Fierce Kingdom by Gin Phillips

"That is what you do when you have a child, isn't it, open yourself up to unimaginable pain and then try to pretend away the possibilities."

I finished reading this novel last week on February 13th. I was prepared to write a review the next morning and get it posted by that night, but another story took over my consciousness instead. After the horrific shooting in Parkland, I couldn't bring myself to write a review of a book about a mass shooting. The fiction was just too close to the real world for me to understand. These things are only supposed to happen in books. Almost a week later, I've finally been able to gather my thoughts enough to share them with you.

Joan has found the perfect spot at the local zoo for her and her four-year-old son Lincoln to relax. The little corner is just off the path enough for them to enjoy their afternoon uninterrupted by the other visitors. Their trips to this exact spot have become a ritual that allows Joan to relish her time with Lincoln, time that she knows won't last forever. He's simply growing up too fast. But for now at least, everything is perfect. Joan patiently coaxes her son to gather his things in preparation for the closing of the zoo. They only have a few more minutes to travel across the park before the gates are locked. That's when she hears the loud bursts of sound echo through the trees.

Unalarmed at first, mother and child make their way toward the exit. They are jolted to a stop when Joan notices the motionless body lying in the pathway. Further down, she spots a man sporting a rifle, and all the pieces fall into place for her. Joan desperately searches for a place to hide. Ironically, the little piece of paradise that has always brought joy to her and Lincoln has become the place of nightmares. She settles on an abandoned exhibit, hiding behind the rocky landscape of the enclosure. As the book progresses, she continues to navigate the situation through tense and terrifying moments of life and death.

Much of the criticism I've seen of this novel focuses on the perceived implausibility of Joan's actions. Frankly, I was never aware of this until reading reviews. Author Gin Phillips immediately captured my attention and held it through each tense moment. Beyond the suspense, Phillips tells of a beautiful and intimate relationship between mother and child. Through flashbacks and internal thoughts of Joan, we learn the little details of her relationship with Lincoln, a relationship that brings authenticity to both characters. Fierce Kingdom is a brilliant novel of suspense that also managed to capture my heart with an honest portrayal of mother and child. The horrific details of the news coming out of Florida has made this story all the more real to me. The heartache, anger, and passion that Joan displays within the pages of the novel mirrors the real life agony of all those affected by gun violence. Phillips also provides a larger message for those tragedies. By placing the love between mother and child in the middle of the horrors of the shooting, she reminds us that the world is not all bad. "There are beautiful things. Pay attention."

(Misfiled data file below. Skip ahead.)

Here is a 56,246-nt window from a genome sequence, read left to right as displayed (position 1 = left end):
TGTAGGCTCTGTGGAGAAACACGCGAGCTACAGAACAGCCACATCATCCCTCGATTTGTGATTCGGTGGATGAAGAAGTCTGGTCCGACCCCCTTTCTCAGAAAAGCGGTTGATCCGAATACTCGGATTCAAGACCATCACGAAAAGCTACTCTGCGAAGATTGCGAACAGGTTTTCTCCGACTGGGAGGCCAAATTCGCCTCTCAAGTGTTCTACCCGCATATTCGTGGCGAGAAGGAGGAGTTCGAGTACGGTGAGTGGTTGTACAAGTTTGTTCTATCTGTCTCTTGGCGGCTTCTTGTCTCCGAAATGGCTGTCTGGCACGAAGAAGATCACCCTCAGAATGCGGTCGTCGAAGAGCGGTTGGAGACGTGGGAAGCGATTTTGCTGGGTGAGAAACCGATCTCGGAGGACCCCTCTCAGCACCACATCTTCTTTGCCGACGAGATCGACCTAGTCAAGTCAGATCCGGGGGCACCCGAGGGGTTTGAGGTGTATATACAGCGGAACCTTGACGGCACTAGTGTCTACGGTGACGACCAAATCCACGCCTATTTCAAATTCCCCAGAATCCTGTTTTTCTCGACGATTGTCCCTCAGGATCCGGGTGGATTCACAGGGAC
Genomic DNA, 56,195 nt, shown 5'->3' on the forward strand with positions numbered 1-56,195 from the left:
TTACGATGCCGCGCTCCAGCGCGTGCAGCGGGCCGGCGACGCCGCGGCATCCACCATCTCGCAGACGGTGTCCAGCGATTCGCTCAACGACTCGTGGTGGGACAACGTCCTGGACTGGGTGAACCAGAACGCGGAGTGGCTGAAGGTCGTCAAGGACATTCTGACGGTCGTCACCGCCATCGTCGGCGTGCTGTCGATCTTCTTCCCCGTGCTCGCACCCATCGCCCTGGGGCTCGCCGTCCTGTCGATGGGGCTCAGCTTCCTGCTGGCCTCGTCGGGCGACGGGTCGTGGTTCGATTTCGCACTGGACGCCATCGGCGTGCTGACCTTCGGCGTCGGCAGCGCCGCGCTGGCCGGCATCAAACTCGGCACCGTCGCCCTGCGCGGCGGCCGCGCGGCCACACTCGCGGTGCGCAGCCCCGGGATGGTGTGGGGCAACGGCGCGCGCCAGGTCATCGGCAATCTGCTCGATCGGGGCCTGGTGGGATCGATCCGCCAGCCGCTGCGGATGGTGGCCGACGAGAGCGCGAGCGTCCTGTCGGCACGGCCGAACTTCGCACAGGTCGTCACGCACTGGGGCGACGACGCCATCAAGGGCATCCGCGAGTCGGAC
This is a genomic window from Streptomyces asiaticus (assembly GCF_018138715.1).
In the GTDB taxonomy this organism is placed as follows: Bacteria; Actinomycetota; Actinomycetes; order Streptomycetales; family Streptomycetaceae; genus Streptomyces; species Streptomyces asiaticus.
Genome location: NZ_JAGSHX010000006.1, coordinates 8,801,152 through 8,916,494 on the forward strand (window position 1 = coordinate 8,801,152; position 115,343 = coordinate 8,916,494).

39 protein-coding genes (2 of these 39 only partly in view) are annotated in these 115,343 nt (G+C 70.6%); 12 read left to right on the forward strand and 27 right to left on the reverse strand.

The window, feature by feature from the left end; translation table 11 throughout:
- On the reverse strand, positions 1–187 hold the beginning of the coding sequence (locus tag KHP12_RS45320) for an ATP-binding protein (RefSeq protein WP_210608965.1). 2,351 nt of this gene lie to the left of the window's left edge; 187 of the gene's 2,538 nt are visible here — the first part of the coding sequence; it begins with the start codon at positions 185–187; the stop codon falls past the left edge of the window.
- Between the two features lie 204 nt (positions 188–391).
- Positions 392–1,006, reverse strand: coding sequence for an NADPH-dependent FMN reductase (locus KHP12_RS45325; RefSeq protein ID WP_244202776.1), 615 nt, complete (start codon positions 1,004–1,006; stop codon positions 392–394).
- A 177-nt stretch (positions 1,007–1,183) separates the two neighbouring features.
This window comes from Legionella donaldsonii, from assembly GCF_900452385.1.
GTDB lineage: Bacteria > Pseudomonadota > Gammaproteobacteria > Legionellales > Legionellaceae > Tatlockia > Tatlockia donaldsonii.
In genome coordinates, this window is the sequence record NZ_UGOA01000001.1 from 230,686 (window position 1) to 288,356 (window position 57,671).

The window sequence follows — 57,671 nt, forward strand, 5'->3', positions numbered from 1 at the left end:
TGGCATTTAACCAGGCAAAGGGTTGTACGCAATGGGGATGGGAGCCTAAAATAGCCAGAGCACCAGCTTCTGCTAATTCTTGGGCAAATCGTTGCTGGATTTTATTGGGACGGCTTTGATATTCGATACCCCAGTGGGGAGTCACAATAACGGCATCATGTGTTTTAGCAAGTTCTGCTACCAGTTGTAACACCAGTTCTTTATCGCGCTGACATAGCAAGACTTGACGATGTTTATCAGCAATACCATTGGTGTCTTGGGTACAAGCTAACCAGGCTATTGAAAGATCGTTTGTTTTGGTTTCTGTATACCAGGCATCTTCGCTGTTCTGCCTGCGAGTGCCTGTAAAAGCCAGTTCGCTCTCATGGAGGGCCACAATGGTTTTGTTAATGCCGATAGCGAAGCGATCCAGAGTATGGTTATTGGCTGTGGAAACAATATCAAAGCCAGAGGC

For more information, visit the author's website, Amazon, and Goodreads.

(2018, 7)

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4 Responses to “Fierce Kingdom by Gin Phillips”

  1. Oh my goodness, I hadn't heard of this book, but I'm sure it was heavy on your heart with the Parkland shooting news! A similar thing happened to me. The book "The Good Daughter" was on hold at the library for me, and it arrived in my Kindle books last week. I finally started reading it on Friday...had no idea it was based around a school shooting. Hard to read, for sure!

    1. It is definitely tough to digest given these tragic events. I remember being equally affected when I read The Good Daughter last year. But I also remember really enjoying it. Did you get a chance to read the prequel novella to that one?

  2. *Crying* Parkland is heartbreaking. I am glad you were able to glean something positive from this book. I struggle with violence in books, but like that the author used it as an impetus to explore the relationship between mother and child.

    1. This fiction was definitely harder to digest given everything going on in the real world. Still, the author had a beautiful message of finding the good things that can come out of a tragedy. I'd argue the students of Parkland are doing their part to make that happen!


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